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Vanity metrics vs. business impact metrics in software testing – what are you tracking?

Author:

Matt Angerer

Customer Success Manager

“Those who succeed don’t sit around making to-do lists – they create actionable plans with clearly defined outcomes and conquer them. When you know what you want, why you want it, and understand how to make your goal a reality, you’ll become a master of time management and take control of the situation.” – Tony Robbins, Inspirational Speaker

Beginning an article on software testing with a quote from Tony Robbins might seem bizarre. What does Tony Robbins know about software testing? Probably nothing. But he does know a few things about achieving outcomes, whether it be fitness goals, financial goals, or life goals. His formula to success has helped millions around the world.

It’s clear that there is an ever-increasing pressure placed on product teams to deliver faster with a higher level of quality. The good news is that technological improvements like Artificial Intelligence (AI) in Software Testing have accelerated the pace at which organizations can create automated tests. But just because you’re creating automated tests faster doesn’t necessarily mean that you’re solving the problems that plague your unique organization.

Take for example a logistics company who partners closely with trucking companies to ship products globally. Every company today is a “digital enterprise” to a degree — and this applies to both logistics and trucking companies. These organizations are likely using Electronic Data Interchange (EDI) to notify one another of a load tender, an acceptance or denial of that tender, and status updates of where the shipment is in its journey. Each of these e-notifications is given a unique identifier (e.g., EDI 204, 214, etc.) with specific segments and elements. Within each electronic document, the quality of the data often determines whether the receiving system will accept or reject the electronic transmission. What’s more, if the integrity of the data on these EDI transactions is not accurate, this can cost both companies dearly in shipping delays. Therein is where the problems can start.

Although many companies focus mostly on the speed of testing, other companies have a perpetual data quality issue on their hands from upstream and downstream systems that they can’t seem to resolve. By marrying emerging technology like AI with tried-and-true automated data integrity testing, companies can tackle two objectives simultaneously. But let’s be more precise in how we define the “objectives” by formulating them in terms of business outcomes that are measurable. At Tricentis, we not only provide a world-class continuous testing platform, but pair that with a transformation toolkit that helps define outcomes, create roadmaps, and calculate the impact of your investments on your intended outcomes.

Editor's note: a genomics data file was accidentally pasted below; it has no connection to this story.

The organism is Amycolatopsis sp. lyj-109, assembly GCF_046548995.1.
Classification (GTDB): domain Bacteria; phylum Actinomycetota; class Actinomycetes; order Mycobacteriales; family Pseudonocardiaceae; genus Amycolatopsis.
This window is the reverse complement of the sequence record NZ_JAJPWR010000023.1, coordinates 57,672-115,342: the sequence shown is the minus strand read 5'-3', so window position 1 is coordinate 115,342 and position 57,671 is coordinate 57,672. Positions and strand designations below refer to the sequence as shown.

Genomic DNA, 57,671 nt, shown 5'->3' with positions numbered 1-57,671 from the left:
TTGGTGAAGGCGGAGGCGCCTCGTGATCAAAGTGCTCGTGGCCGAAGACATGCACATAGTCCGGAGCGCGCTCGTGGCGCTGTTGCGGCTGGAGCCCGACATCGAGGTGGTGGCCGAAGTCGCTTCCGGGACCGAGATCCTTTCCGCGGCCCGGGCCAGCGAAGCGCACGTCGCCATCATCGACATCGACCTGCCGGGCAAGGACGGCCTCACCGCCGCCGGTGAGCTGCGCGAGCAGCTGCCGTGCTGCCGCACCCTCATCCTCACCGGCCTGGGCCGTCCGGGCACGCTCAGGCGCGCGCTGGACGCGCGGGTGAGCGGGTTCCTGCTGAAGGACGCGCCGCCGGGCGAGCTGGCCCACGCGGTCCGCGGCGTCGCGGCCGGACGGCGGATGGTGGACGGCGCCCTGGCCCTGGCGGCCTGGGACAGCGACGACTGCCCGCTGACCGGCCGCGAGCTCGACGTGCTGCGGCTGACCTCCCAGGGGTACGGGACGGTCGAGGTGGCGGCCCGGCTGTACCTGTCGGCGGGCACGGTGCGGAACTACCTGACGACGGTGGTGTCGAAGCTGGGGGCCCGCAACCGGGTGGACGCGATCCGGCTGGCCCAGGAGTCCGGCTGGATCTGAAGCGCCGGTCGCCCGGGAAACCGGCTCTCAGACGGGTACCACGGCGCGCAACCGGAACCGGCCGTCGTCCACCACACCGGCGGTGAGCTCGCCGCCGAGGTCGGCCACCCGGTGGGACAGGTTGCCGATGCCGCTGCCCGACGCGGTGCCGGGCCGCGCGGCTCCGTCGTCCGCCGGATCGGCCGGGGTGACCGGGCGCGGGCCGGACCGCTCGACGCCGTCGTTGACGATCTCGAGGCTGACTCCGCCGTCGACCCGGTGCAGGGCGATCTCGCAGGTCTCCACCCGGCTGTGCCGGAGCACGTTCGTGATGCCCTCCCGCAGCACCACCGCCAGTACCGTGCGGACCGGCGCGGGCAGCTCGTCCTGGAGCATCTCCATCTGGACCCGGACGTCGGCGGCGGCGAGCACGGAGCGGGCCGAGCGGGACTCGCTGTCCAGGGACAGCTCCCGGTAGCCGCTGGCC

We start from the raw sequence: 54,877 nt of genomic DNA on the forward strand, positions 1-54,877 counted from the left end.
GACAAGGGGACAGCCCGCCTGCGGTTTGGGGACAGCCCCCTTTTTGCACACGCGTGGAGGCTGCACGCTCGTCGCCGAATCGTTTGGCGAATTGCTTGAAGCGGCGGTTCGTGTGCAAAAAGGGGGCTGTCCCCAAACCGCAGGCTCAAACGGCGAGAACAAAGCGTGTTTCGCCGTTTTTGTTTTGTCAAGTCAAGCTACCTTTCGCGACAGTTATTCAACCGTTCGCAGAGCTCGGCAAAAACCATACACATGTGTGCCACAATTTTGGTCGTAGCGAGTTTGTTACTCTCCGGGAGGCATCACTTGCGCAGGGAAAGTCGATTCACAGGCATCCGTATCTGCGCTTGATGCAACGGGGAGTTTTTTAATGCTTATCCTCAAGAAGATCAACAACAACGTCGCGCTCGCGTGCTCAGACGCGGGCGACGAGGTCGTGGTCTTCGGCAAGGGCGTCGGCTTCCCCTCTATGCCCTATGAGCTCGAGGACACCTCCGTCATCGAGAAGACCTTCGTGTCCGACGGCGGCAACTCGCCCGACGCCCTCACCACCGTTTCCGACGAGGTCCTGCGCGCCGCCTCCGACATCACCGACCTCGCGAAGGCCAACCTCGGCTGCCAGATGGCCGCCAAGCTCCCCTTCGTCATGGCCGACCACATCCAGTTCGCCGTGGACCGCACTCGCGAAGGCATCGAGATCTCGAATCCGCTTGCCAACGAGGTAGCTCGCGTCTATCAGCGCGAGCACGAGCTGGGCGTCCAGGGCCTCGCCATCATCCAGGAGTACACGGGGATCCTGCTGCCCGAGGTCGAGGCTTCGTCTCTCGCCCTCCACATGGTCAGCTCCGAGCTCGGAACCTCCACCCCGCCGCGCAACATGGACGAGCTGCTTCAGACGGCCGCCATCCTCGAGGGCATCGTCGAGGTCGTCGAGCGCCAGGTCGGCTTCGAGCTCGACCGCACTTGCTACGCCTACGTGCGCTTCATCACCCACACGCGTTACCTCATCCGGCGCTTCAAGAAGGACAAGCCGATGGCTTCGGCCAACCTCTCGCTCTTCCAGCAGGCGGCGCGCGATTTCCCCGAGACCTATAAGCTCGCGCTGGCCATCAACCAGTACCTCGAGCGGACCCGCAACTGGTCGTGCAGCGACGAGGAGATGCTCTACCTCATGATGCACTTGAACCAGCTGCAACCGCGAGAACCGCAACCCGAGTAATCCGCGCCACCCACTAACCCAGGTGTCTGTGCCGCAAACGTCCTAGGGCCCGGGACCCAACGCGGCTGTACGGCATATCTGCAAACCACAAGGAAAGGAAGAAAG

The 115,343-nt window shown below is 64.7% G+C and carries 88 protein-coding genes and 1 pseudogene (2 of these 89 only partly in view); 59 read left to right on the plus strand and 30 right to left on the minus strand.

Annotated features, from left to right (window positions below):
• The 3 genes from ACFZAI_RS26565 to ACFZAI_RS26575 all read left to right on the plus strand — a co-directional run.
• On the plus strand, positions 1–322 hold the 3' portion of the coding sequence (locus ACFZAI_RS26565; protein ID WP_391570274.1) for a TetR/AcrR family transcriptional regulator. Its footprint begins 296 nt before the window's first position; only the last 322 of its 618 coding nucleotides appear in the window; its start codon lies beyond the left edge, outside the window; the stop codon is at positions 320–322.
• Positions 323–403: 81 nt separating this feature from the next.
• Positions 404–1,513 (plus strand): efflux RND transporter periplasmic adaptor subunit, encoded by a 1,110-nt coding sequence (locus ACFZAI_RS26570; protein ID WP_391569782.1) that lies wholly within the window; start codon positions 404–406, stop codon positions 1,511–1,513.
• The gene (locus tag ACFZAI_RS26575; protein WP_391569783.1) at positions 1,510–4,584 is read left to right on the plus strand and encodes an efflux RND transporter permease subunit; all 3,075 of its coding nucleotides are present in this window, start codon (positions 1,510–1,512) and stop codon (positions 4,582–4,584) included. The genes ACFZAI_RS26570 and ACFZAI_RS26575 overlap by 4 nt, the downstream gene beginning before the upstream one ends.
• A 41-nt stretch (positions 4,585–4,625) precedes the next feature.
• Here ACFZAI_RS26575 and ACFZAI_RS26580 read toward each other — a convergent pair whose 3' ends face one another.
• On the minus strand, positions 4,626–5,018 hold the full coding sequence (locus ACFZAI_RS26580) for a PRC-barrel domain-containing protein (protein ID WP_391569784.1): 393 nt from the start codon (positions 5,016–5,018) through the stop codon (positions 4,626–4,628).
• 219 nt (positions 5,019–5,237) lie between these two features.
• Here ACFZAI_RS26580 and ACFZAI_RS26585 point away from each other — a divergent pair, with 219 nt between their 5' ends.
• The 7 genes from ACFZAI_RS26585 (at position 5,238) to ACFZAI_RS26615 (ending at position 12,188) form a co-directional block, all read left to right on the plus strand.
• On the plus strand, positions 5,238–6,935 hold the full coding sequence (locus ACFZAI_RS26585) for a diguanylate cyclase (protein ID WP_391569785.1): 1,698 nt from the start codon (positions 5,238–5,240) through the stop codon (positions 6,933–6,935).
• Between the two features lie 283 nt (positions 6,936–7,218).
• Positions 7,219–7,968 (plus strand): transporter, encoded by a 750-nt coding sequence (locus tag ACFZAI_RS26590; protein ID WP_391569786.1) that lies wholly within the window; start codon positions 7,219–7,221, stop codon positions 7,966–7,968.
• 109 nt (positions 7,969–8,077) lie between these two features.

“We can’t control the wind, but we can direct the sails.”

Efficiency vs. effectiveness

Business is unpredictable, but preparing your people, processes, and tools to withstand the future hurricane that may or may not happen is part of the journey. In fact, it’s wise to prepare. To direct your sails, I encourage you to prescriptively brainstorm how you categorize your QA and Testing Metrics, and how you prioritize your efforts. If your focus is first and foremost on speed of software delivery, split that into two prongs:

  1. Test Efficiency
  2. Automation Efficiency

 

Under Test Efficiency, start by tracking execution time, then execution rate, and finally test cycle time. As you get your “testing legs” working the further you travel out to sea, start tracking Automation Efficiency with metrics like Automation Rate, False Positive Rate, Test Data Automation Rate, and Test Maintenance effort. Our transformation toolkit provides all the details on how to track these metrics related to speed. Beyond how fast your boat is moving, let’s also focus our attention on the quality of our sailing prowess. We can also split quality into two prongs:

  1. Test Effectiveness
  2. Automation Effectiveness

 

With Test Effectiveness, there are several ways you can chart your journey over the course of time. A few examples are monitoring your pass/fail rate, tracking your requirements coverage, and calculating your defect leakage rate. Automation effectiveness can be quantified by analyzing bugs found in your manual test execution cycles vs. automated test cycles, or how much of your true business risk is automated from a testing perspective.

What are vanity metrics?